Sleeparchive | A Man Dies On The Street Pt.1 | Tresor.260


“Night does not show things, it suggests them. It disturbs and surprises us with its strangeness. It liberates forces within us which are dominated by our reason during the daytime.”

Like Brassaï, Roger Semsroth has spent the last decade trawling the shadows and writing in the dark. But where the seamy streets of nocturnal pre-WWII Paris provided the canvas for Brassaï’s widely heralded photography, it’s the sonic sluices of post-war Berlin and from the self-contained netherworlds of the city’s underground techno nexus that Sleeparchive derives from. After spending five years stealthy developing the project through a series of bi-annual and hand-stamped set of releases, eked via his eponymous imprint, in 2011 Sleeparchive joined Tresor with ‘Ronan Point’—an EP of tracks constructed directly from material from Semsroth’s live set. Now comes more fresh works from the master of haunting, compelling minimalism in this first instalment of a two-part EP for the label.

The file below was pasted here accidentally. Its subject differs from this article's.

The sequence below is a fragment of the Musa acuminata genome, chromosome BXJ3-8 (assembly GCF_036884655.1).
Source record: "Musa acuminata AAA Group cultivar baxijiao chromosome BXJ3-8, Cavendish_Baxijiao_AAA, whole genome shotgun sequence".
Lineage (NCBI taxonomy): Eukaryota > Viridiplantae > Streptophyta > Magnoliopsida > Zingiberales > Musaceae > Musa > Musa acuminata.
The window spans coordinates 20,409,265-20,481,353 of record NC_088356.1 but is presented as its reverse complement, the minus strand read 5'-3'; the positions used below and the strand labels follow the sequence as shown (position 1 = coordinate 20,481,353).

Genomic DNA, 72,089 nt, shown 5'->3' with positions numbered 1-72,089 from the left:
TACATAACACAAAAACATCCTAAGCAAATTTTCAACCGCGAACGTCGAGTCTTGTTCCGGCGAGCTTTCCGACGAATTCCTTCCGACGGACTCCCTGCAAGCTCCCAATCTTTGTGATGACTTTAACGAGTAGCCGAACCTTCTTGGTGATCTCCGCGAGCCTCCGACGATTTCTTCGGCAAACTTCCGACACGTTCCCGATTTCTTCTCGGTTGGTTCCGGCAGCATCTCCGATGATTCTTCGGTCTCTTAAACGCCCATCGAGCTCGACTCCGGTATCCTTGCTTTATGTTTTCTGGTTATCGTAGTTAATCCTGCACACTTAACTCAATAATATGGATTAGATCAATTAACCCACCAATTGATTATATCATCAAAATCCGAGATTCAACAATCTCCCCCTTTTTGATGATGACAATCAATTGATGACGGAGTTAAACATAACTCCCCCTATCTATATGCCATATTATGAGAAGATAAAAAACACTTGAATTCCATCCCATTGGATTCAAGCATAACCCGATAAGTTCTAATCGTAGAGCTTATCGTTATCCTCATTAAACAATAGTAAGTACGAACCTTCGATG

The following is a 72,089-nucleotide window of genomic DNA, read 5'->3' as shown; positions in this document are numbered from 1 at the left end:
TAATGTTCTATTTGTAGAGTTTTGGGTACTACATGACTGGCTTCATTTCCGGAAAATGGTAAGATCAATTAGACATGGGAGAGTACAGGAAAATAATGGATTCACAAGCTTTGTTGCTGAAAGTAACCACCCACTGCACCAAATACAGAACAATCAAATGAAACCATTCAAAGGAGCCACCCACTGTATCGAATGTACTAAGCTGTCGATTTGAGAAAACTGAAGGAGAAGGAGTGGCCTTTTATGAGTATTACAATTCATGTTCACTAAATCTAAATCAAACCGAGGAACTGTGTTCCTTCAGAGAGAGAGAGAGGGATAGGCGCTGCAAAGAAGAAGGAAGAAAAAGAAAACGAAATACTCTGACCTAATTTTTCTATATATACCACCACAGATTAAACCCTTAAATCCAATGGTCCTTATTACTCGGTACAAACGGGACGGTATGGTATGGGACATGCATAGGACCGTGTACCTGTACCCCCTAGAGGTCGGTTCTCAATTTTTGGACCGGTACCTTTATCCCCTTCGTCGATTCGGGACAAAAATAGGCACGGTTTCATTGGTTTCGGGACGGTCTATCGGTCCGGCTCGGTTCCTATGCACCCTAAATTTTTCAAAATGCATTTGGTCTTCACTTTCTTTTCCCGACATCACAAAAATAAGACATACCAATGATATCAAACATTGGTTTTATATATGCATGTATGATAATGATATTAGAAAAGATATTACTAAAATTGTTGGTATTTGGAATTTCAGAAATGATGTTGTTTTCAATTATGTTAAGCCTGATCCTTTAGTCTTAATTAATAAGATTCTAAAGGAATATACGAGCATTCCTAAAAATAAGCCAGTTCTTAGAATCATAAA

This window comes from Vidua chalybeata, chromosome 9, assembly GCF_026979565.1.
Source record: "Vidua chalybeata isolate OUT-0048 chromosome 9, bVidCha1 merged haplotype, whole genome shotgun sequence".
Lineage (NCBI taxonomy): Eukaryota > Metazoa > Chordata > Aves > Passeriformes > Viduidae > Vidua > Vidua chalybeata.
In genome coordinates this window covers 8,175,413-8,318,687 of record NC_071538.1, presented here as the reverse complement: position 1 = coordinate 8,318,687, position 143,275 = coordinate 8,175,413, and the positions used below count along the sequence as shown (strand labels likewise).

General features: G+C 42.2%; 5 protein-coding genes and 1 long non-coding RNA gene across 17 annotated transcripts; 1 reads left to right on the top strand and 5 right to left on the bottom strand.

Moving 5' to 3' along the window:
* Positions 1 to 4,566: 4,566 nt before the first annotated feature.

Taking its title from one of Brassaï’s famous sequence of prints, ‘A Man Dies In The Street’ translates the eight snapshots of a man collapsing on a Parisian sidewalk (captured by Brassaï in 1932) into a chilling storyboard of subtle fluctuations, ebbs and monochrome tones. As ever the genius is in the reductive palette, that here Semsroth paints into a rich splay of emotions mimicking the initial anxious discovery of the body, the curiosity of the gathering crowd, the excitement and building anticipation through to an aggressive and pummelling sense of realisation on the close. But is it at the loss of life, or the loss of spectacle? As Brassaï toys with ambiguity in his photographs, Sleeparchive’s music is just as hazy, deep and full of shady nuances that, like treasure, only appear if you’re willing to keep probing.

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